Teach Like Your Hair's On Fire and There Are No Shortcuts is doing it day after day, month after month, year after year, with astounding results; especially considering English isn't the first or only language of most of his students. Rafe Esquith teaches at Hobart Elementary, an inner-city Los Angeles school where his primarily Asian and Hispanic students are for the most part children of recent immigrants, and 92% of the student body comes from families living below the poverty level.
In the prologue to Teach Like Your Hair's On Fire, Rafe acknowledges the struggles with proposing elevated curriculum in a struggling school district; struggles that often discourage those who want to give the kids a fair chance to excel. "Expectations for children are often ridiculously low. Racism, poverty, and ignorance often reign supreme on campus. Add to this mix ungrateful students, and even mean-spirited people in the teaching profession itself, and the hardiest of souls can be crushed. Each defeat usually means that a child's true potential will not be developed,". Though he has experienced the same hardships, he's found a way to continue to put the best interest of his students first, and has turned his classroom into a safe haven for young souls where ANYTHING is possible. Rafe writes of Room 56 (his classroom), "It's a world where character matters, hard work is respected, humility is valued, and support for one another is unconditional,".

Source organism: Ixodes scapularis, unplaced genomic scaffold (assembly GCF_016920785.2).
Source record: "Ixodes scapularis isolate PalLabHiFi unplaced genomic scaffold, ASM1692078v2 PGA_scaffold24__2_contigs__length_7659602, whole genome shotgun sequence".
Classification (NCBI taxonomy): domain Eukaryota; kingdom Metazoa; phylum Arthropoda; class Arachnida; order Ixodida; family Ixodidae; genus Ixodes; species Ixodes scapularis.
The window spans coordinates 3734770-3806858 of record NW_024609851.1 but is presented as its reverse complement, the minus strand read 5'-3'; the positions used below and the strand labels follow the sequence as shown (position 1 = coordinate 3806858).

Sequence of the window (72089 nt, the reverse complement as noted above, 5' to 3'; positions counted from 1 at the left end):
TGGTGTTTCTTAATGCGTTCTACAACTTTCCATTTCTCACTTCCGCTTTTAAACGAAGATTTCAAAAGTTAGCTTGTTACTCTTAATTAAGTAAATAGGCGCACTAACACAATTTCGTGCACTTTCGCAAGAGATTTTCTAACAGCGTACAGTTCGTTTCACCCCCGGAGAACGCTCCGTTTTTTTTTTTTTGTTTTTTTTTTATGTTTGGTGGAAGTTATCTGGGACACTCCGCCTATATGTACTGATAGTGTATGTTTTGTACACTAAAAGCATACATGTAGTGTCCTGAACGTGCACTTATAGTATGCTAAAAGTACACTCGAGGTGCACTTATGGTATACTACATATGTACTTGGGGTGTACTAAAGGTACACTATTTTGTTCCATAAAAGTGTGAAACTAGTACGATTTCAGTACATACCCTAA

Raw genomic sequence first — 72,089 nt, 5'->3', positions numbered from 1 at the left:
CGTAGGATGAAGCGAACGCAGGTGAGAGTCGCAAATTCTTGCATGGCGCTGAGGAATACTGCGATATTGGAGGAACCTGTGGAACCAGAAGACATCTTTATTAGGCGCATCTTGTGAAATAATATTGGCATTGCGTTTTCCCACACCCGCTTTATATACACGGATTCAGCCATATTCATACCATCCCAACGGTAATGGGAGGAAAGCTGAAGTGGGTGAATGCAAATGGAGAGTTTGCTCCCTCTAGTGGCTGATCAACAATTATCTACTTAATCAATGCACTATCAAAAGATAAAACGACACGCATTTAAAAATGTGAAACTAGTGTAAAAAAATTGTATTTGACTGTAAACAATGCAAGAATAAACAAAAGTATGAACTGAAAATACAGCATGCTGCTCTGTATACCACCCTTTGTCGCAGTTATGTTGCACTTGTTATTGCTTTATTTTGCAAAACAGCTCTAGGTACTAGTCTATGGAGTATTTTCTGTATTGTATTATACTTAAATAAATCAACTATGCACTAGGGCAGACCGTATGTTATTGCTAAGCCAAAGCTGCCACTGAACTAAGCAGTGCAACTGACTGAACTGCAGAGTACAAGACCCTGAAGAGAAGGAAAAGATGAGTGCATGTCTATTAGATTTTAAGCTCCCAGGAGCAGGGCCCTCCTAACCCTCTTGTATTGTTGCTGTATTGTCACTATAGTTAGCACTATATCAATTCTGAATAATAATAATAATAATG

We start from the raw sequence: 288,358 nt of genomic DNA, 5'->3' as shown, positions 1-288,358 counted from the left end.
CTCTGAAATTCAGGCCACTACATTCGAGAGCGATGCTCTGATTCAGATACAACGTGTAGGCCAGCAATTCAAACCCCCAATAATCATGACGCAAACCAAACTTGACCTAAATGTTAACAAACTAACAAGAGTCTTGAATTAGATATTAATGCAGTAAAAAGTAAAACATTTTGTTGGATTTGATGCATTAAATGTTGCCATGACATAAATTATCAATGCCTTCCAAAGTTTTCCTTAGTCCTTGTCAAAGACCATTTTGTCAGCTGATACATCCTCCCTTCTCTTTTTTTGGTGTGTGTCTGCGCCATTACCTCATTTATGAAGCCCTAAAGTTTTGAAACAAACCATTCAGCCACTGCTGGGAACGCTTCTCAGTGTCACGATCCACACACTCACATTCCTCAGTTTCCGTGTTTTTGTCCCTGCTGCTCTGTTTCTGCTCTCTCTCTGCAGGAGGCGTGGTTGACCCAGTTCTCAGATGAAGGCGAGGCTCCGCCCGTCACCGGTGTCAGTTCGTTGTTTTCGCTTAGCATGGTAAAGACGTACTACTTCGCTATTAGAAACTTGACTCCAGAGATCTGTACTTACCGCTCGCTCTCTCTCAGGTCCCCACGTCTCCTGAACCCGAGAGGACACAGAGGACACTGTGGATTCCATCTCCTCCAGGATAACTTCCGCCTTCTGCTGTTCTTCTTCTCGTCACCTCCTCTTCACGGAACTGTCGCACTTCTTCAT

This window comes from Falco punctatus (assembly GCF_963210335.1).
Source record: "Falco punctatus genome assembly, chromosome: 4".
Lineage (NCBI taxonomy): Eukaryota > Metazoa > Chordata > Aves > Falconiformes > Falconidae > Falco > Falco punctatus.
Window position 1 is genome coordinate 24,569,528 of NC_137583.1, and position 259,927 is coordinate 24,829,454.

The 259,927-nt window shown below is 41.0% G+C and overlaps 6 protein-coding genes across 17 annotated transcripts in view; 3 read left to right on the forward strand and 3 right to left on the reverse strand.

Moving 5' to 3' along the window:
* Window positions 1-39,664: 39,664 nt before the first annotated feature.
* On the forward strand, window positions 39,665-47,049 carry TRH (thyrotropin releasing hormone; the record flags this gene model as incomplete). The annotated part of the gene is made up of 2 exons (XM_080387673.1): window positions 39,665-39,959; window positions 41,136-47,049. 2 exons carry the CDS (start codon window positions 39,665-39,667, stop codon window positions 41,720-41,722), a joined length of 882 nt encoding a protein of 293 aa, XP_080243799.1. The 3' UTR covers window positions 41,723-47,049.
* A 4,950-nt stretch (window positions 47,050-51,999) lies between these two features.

If you've not yet seen it, the PBS documentary that explores Mr. Esquith's work, The Hobart Shakespeareans, takes a look at the truly extraordinary approach that Rafe takes towards improving the minds and lives of his students.